Posts Tagged ‘the benefits of summer camp’

Summer Camp: A Place for Exploration

Posted Friday, June 14th, 2013 by

Adventure, tradition, fun, and nature are all words that come to mind when one mentions “summer camp.”  One word that doesn’t instantly come to mind, however, is “exploration.” Summer camp is an exercise in exploration.

There is, of course, literal exploration.  Traditional summer camps are primarily located in rural areas, away from the city and suburban settings in which most campers live the remaining ten months of the year.  The natural surroundings are the perfect environment for exploring nature and the outdoors.

There is the exploration of new things.  Summer camp, by design, is conducive in trying the untried.  Campers inevitably try something new at camp: new food, new activities, new ways of doing things.  Some of the newness breeds ongoing new interest while some highlights the joys of routine and tradition.

The exploration of self, while slightly more esoteric is also an  of summer camp.  Campers learn how to be independent at summer camp.  Sure, they’re surrounded by their friends, and camp is a largely social environment.  Being away from parents for several weeks, however, helps children learn how to make decisions and gain confidence in themselves.  From their newly gained independence, they begin to see and understand the value of individuality.

Exploration of culture and tradition is also a prevalent theme of summer camp.  Summer camp is an amalgam of cultures.  Many campers and staff come from all over the United States as well as the world.  Exposure to people from geographic regions outside their own provides an open forum for exploring the subtle nuances that distinguish various cultures and their traditions.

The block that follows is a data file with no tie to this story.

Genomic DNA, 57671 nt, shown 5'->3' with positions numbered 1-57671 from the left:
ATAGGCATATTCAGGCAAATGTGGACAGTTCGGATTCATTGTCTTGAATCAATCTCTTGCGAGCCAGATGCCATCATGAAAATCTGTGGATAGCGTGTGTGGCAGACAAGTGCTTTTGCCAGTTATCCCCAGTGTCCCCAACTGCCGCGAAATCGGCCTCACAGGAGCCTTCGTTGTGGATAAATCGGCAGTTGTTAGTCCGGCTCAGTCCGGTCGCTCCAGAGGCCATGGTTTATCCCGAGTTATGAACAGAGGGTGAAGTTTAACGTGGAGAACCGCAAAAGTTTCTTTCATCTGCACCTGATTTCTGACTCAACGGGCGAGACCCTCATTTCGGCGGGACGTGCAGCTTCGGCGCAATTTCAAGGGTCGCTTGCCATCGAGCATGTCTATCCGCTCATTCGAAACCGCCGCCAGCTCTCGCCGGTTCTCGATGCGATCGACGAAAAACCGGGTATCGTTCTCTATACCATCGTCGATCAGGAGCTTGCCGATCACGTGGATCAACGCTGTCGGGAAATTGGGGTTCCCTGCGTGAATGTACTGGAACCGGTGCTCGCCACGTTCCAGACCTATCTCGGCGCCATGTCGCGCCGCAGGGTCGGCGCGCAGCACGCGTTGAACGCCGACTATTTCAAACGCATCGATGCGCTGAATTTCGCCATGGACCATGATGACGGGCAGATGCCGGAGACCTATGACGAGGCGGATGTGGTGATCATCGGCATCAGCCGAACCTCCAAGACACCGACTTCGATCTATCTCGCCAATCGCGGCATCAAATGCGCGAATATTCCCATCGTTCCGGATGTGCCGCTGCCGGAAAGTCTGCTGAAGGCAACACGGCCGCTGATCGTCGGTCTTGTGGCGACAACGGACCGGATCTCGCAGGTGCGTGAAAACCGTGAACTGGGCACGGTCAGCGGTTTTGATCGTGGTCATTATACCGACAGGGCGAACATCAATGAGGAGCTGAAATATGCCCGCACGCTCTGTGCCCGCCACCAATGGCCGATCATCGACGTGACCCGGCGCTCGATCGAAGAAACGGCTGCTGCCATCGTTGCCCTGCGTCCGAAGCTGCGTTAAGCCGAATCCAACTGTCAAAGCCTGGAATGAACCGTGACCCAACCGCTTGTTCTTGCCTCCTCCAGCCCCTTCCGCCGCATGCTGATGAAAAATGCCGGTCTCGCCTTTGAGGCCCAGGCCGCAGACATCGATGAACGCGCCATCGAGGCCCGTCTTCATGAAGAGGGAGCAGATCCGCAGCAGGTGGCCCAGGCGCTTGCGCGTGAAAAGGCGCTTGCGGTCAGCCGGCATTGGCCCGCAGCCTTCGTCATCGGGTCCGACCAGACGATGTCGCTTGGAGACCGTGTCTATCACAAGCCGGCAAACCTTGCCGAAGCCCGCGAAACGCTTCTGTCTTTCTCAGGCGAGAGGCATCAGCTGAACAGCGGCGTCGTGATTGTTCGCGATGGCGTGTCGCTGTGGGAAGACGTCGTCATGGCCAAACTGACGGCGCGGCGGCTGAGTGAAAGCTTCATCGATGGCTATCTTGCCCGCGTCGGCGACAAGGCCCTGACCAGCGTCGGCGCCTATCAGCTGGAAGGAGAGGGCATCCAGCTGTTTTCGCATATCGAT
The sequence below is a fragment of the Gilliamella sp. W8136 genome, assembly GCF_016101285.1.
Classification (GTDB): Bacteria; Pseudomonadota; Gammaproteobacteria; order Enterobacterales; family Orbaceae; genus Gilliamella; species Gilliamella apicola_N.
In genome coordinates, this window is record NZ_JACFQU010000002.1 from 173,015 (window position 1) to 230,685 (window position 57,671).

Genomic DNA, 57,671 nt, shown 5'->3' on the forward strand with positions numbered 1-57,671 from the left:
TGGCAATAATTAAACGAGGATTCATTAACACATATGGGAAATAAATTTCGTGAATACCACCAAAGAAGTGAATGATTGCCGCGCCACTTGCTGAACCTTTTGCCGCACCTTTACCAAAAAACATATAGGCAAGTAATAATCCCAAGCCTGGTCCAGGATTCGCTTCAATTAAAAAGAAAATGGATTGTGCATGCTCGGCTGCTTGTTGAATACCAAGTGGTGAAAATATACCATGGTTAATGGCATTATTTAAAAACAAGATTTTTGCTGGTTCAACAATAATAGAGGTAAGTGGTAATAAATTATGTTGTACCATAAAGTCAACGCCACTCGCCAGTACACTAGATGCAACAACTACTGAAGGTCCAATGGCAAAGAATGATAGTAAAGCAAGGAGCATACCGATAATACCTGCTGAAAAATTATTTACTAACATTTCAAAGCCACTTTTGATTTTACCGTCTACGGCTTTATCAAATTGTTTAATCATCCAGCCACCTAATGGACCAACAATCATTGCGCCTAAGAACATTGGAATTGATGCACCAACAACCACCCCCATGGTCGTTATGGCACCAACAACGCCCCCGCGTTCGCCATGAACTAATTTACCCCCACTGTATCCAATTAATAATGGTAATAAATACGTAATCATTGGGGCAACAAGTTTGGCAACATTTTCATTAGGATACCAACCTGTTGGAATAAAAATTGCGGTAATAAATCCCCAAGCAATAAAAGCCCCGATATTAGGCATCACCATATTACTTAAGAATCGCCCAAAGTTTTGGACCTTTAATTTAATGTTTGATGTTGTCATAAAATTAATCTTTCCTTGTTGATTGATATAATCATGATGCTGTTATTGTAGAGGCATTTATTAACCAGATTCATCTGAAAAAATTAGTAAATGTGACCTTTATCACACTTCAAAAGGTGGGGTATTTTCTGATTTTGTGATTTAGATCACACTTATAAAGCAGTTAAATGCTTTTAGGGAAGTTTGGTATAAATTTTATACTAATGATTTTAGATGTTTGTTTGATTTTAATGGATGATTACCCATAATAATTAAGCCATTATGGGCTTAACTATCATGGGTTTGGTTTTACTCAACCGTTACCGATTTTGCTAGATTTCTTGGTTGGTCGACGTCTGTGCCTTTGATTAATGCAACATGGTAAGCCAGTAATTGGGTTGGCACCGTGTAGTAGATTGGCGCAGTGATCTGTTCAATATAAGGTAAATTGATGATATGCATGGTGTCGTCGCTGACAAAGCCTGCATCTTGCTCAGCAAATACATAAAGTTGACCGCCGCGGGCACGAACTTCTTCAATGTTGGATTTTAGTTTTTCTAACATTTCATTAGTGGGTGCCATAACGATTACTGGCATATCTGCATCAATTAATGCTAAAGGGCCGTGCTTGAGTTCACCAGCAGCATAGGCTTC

Freedom of exploration is an important aspect of child development, and no place provides more of an open forum for exploration than summer camp.

The “Special” Experience of Summer Camp

Posted Monday, June 10th, 2013 by

Actress Jami Gertz, a summer camp alumni, once said, “There is something very special about being away from your parents for the first time, sleeping under the stars, hiking and canoeing.”  Although on the outset this seems like just another quote about summer camp, the use of the word “special” makes it standout.  “Special” is defined by Merriam-Webster as “distinguishable,” “superior,” or “of particular esteem.” Every camp, when planning the summer, strives to create an experience that sets it apart from other camps.  To those whose exposure to summer camp is limited to Hollywood’s interpretation of it, there may seem to be little that distinguishes one from another.  However, to those who attend or have attended summer camp, each one is unique from others.  For campers and staff alike, to think of the more than 12,000 summer camps throughout the United States as a collective summer experience is to think of all pizza as having the same flavor.  Sure the basic ingredients are the same.  Most pizza pies even look similar.  But, depending on which toppings you add, one pie might taste very different from another.  It’s that special flavor of each camp that gives it that “esteemed” place in the hearts of those who have called it their summer home.  Choosing a camp is more than simply deciding to send your child.  The values, traditions, activities, facilities, staff, and even the duration all play a role in deciding at which summer camp your child will find the most success.